A proposal by the Trump administration to address the high prices of drugs by making drugmakers include list price information in direct-to-consumer advertising received renewed attention in Congress this week. But while a recent study indicates that high list prices can indeed diminish interest in a drug, it also indicated that drugmakers can get around that by promising copay assistance and coupons.
On Tuesday, Sen. Chuck Grassley, R-Iowa, advocated inclusion of list prices in the television commercials for drugs. “I am confident in the ability of Americans to use this information to make the best decision for themselves,” he said in remarks in a hearing on drug pricing.
Some experts have already called the wisdom of that proposal into question, saying that it is more likely to cause confusion, misinformation and oversimplification of how drug pricing actually works than to create consumers well-informed and equipped to make smart decisions about their therapy.
But the new study adds an additional wrinkle, indicating that information about financial assistance may undercut the sticker shock from high prices. The study, published as a research letter last week in the Journal of the American Medical Association, was conducted by researchers at Johns Hopkins University, Clemson University and Brigham Young University.
The researchers recruited 580 participants who were told to assume they recently received diagnoses with Type 2 diabetes. They were presented with five different ads for a fictional drug. One ad included no pricing information, while the others included prices of $50 or $15,500, with or without “modifiers,” which took the form a statement indicating that eligible patients could receive the drug for as little $0 per month.
However, the researchers found that while the higher list price made patients less likely to show interest in a drug, such diminished interest was reversed when they were presented with the change to receive it for nothing. They indicated some potential limitations, including that real patients might behave differently, that results may not be generalizable to drugs in other indications, and that the study did not include clinician responses.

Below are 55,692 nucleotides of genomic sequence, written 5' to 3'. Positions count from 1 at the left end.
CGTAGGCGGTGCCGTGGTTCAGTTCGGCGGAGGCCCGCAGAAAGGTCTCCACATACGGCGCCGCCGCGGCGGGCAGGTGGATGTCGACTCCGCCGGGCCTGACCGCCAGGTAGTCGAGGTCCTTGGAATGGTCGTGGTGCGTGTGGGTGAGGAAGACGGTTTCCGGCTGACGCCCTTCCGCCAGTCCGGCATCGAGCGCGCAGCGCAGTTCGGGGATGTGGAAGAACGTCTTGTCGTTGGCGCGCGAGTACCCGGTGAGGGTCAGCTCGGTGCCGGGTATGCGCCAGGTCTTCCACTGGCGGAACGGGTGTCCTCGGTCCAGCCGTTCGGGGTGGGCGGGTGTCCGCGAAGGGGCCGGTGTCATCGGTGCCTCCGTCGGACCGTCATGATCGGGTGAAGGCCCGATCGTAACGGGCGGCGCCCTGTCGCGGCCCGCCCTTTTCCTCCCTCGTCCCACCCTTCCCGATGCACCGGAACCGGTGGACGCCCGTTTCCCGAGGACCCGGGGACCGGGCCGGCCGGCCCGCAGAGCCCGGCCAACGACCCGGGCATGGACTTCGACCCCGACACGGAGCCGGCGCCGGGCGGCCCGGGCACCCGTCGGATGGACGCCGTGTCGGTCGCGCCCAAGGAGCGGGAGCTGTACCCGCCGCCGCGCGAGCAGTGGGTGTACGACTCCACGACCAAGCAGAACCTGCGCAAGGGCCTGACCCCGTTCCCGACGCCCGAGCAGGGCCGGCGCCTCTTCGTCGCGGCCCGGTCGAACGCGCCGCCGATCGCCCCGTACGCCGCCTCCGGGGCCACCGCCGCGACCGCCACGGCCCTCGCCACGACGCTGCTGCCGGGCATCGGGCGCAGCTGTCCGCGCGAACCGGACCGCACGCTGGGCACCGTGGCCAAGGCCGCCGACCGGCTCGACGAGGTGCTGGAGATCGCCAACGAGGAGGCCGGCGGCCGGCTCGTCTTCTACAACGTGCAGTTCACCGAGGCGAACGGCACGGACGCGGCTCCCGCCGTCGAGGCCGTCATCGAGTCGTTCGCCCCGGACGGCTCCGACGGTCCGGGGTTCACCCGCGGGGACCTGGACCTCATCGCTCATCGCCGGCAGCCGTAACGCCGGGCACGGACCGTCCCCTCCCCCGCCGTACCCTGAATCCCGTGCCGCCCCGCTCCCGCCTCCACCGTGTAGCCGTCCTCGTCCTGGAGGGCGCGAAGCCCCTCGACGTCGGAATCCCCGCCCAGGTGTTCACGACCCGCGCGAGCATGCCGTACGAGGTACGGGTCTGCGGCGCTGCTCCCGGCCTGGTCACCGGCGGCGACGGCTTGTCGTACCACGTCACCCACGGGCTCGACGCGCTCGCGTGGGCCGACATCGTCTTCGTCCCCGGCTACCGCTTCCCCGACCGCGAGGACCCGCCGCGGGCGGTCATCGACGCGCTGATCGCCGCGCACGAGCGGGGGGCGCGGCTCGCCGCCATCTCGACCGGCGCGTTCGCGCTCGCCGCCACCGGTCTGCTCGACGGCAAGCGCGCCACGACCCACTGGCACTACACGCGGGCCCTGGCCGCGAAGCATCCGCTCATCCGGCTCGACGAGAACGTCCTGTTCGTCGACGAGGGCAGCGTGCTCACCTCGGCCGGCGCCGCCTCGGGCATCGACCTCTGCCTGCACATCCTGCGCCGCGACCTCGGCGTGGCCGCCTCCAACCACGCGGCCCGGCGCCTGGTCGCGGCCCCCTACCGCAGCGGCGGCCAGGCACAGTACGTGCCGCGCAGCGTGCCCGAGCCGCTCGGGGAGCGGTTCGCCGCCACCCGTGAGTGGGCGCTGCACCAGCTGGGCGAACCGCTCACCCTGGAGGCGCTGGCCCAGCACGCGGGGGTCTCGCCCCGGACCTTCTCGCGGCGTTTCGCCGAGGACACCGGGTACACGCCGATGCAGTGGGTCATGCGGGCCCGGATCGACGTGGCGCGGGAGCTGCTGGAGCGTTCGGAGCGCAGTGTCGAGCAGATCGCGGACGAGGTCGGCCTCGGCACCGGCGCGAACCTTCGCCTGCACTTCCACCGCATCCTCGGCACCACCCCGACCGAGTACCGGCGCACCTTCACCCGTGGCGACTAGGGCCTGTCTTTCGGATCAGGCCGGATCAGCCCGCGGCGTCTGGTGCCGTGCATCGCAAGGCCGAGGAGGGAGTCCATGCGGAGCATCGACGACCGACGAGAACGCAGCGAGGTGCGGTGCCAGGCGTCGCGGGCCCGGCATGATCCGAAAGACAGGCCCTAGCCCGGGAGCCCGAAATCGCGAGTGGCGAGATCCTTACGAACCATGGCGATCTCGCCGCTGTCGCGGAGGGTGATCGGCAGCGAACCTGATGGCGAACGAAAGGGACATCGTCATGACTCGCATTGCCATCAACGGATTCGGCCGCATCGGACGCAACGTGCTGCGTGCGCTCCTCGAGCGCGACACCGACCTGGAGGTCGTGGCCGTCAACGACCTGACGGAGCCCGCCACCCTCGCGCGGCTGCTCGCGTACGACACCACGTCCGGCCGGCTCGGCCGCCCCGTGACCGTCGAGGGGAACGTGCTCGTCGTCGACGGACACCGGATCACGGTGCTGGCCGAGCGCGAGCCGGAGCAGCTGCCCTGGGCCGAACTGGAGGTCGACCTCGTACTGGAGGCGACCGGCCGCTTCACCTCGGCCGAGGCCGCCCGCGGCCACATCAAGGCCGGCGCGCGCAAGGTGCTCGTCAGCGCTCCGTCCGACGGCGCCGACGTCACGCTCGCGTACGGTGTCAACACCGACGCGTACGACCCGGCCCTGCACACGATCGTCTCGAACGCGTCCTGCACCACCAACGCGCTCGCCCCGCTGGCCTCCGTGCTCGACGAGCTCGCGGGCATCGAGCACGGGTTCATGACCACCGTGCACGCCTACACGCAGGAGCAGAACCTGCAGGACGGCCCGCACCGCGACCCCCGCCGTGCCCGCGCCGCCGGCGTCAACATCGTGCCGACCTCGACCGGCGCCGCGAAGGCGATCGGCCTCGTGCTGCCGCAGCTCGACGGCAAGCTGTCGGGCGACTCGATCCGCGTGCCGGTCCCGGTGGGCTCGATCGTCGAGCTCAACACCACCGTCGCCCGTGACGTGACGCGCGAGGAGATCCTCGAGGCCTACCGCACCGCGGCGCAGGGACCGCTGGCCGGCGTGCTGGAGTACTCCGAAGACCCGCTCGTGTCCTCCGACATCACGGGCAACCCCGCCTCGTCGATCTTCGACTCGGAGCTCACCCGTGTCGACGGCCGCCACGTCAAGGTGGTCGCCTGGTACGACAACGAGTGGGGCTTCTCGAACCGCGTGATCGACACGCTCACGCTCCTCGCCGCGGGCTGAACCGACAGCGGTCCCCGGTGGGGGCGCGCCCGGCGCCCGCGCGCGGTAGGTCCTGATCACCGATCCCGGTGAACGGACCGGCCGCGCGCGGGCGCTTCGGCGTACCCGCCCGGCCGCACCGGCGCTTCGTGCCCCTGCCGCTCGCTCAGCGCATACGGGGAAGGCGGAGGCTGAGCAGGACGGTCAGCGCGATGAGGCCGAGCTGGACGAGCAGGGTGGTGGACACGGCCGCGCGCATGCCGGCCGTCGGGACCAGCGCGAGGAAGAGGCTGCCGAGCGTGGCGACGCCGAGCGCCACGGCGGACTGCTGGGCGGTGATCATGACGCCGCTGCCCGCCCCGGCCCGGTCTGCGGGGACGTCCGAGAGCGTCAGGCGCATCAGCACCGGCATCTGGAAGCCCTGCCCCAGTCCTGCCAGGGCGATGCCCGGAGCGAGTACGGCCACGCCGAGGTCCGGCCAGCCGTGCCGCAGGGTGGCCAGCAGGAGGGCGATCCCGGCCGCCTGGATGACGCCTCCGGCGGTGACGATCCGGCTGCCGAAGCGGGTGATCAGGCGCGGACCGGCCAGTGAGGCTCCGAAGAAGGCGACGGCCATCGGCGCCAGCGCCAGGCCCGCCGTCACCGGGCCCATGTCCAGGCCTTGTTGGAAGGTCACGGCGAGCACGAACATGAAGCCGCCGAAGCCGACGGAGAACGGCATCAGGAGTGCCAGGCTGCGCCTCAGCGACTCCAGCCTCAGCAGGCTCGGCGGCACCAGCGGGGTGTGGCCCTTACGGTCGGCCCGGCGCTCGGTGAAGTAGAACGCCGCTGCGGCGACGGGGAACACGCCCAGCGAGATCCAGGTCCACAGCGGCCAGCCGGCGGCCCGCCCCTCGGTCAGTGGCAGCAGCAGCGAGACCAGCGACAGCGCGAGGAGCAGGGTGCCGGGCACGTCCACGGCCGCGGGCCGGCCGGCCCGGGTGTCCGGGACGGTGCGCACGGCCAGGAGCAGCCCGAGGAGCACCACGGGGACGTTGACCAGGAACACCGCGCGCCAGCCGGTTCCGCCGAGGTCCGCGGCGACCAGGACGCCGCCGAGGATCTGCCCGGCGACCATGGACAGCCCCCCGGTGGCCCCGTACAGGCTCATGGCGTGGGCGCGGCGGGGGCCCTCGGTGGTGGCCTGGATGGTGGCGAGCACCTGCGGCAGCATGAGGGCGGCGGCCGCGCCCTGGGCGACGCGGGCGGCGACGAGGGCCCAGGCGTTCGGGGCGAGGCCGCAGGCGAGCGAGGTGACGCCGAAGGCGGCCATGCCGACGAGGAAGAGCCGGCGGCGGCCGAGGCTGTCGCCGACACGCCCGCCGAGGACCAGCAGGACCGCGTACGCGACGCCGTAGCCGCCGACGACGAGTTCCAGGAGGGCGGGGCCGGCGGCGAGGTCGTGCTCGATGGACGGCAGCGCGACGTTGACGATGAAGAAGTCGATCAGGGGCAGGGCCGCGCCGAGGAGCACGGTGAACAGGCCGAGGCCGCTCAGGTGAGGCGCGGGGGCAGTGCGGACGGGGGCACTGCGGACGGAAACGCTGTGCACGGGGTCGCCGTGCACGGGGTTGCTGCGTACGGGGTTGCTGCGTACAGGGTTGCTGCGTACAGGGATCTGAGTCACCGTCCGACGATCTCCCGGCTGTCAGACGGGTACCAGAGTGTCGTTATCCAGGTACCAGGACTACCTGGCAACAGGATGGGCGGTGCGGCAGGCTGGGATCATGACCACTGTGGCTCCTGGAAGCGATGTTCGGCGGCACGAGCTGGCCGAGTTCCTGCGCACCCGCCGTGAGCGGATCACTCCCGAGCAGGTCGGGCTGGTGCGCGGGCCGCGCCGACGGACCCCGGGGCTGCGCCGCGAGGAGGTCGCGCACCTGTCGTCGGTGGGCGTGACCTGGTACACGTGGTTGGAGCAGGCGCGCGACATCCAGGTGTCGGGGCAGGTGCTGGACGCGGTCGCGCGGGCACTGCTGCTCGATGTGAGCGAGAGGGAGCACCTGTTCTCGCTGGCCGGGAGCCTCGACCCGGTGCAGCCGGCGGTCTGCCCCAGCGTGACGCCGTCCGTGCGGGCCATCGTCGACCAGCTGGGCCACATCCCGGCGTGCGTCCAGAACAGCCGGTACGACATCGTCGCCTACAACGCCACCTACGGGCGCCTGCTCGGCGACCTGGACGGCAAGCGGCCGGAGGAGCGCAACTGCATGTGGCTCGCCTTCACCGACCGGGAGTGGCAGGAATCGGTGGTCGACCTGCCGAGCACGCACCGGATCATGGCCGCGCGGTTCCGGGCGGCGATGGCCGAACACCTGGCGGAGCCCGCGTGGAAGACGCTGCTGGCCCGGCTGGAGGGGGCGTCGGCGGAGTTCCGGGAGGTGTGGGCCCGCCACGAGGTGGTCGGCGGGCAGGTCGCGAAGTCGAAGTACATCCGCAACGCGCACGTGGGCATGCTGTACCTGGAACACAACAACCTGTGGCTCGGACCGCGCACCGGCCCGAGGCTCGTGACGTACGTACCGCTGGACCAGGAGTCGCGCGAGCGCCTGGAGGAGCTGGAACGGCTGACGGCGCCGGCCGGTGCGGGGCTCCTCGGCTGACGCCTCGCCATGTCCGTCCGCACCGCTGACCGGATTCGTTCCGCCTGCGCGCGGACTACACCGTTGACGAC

The high prices that many consumers must pay out of pocket for drugs – particularly when they have high-deductible plans or have to take increasingly expensive medicines like insulin – often get the most attention from the public. But high list prices also create significant costs for payers and the healthcare system as a whole, and research on the subject has indicated that copay assistance programs like the hypothetical one in the JAMA study play a role in increasing costs.
In a 2016 paper published in the Annals of Internal Medicine, Dr. Peter Bach of Memorial Sloan Kettering Cancer Center in New York and Dr. Peter Ubel of Duke University listed the ways that copay assistance programs act as a “helping hand” raising drug costs. Copay assistance programs, they wrote, diminish price pressures; undermine benefit designs that allow for low-cost insurance plans; don’t offer as much assistance as they seem to; reduce insurers’ negotiating leverage; and reduce patient scrutiny of costs. The context of that paper was important: It came right after Mylan sparked outrage by increasing the price of EpiPen to $600, but sought to allay that by offering a copay assistance program that took $300 off the price.
The Pharmaceutical Research and Manufacturers of America said in October that it had updated its voluntary DTC advertising guidelines to urge members to include information about drug costs. But one expert said at the time that mandating list prices in ads could scare people out of taking medications they might need while depriving them of contextual information that they need to fully understand drug pricing.
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